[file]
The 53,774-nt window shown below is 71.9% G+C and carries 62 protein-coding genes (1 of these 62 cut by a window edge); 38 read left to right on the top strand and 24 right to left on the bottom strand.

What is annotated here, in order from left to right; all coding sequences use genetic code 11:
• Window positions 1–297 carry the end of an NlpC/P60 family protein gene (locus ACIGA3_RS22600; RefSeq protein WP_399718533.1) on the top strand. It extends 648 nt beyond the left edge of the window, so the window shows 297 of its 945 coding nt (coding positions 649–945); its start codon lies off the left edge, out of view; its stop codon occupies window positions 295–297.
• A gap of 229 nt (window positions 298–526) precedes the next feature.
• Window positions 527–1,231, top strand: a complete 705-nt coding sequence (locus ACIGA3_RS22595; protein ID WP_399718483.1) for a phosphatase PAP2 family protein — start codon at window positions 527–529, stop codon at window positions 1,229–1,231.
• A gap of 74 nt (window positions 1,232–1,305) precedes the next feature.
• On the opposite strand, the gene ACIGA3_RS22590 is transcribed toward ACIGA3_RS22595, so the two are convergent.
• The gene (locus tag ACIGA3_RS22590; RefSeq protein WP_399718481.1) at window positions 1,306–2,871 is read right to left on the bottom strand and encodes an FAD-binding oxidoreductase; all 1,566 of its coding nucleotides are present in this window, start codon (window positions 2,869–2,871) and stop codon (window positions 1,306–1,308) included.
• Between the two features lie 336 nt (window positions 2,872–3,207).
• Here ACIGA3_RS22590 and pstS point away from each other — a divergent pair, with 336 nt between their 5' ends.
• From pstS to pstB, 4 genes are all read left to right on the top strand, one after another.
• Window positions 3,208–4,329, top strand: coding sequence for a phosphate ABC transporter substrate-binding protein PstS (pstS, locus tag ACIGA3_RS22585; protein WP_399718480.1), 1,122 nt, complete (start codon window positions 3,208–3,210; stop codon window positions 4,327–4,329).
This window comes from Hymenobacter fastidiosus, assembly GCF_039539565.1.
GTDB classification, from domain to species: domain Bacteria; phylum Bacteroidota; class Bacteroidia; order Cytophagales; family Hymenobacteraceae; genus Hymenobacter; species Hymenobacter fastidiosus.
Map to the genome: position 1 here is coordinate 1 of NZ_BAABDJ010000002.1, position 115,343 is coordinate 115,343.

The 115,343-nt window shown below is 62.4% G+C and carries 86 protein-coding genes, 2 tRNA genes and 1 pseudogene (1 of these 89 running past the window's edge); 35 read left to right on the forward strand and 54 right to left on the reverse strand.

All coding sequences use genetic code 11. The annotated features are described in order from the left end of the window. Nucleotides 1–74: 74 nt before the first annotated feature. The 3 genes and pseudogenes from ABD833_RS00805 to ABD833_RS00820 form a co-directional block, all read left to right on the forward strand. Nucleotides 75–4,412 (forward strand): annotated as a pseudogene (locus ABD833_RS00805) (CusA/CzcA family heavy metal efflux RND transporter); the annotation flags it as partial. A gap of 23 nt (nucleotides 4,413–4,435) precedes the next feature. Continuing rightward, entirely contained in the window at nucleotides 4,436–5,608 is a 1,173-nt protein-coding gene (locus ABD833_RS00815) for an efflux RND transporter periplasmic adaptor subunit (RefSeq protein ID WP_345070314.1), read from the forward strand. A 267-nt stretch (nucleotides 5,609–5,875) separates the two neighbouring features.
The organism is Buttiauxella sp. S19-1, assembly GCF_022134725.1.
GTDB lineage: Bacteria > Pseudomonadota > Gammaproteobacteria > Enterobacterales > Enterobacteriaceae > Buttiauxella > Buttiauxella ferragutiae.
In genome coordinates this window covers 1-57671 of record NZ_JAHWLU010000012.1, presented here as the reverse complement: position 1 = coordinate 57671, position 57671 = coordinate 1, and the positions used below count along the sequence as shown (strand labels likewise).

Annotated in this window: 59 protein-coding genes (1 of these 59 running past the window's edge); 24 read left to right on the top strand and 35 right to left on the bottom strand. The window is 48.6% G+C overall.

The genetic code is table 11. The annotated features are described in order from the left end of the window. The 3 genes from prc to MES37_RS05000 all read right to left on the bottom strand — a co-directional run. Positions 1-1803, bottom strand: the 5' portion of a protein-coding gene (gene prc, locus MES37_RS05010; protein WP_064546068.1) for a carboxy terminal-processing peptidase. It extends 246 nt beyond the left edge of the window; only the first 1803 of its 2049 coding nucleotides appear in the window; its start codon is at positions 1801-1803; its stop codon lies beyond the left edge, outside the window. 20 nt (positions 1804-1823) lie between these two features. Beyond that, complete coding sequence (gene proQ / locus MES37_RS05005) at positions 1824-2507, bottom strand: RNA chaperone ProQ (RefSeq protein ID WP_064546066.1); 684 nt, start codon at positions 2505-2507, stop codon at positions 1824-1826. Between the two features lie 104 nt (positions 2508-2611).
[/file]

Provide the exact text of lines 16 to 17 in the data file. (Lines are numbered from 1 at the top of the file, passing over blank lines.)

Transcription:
The 115,343-nt window shown below is 62.4% G+C and carries 86 protein-coding genes, 2 tRNA genes and 1 pseudogene (1 of these 89 running past the window's edge); 35 read left to right on the forward strand and 54 right to left on the reverse strand.

All coding sequences use genetic code 11. The annotated features are described in order from the left end of the window. Nucleotides 1–74: 74 nt before the first annotated feature. The 3 genes and pseudogenes from ABD833_RS00805 to ABD833_RS00820 form a co-directional block, all read left to right on the forward strand. Nucleotides 75–4,412 (forward strand): annotated as a pseudogene (locus ABD833_RS00805) (CusA/CzcA family heavy metal efflux RND transporter); the annotation flags it as partial. A gap of 23 nt (nucleotides 4,413–4,435) precedes the next feature. Continuing rightward, entirely contained in the window at nucleotides 4,436–5,608 is a 1,173-nt protein-coding gene (locus ABD833_RS00815) for an efflux RND transporter periplasmic adaptor subunit (RefSeq protein ID WP_345070314.1), read from the forward strand. A 267-nt stretch (nucleotides 5,609–5,875) separates the two neighbouring features.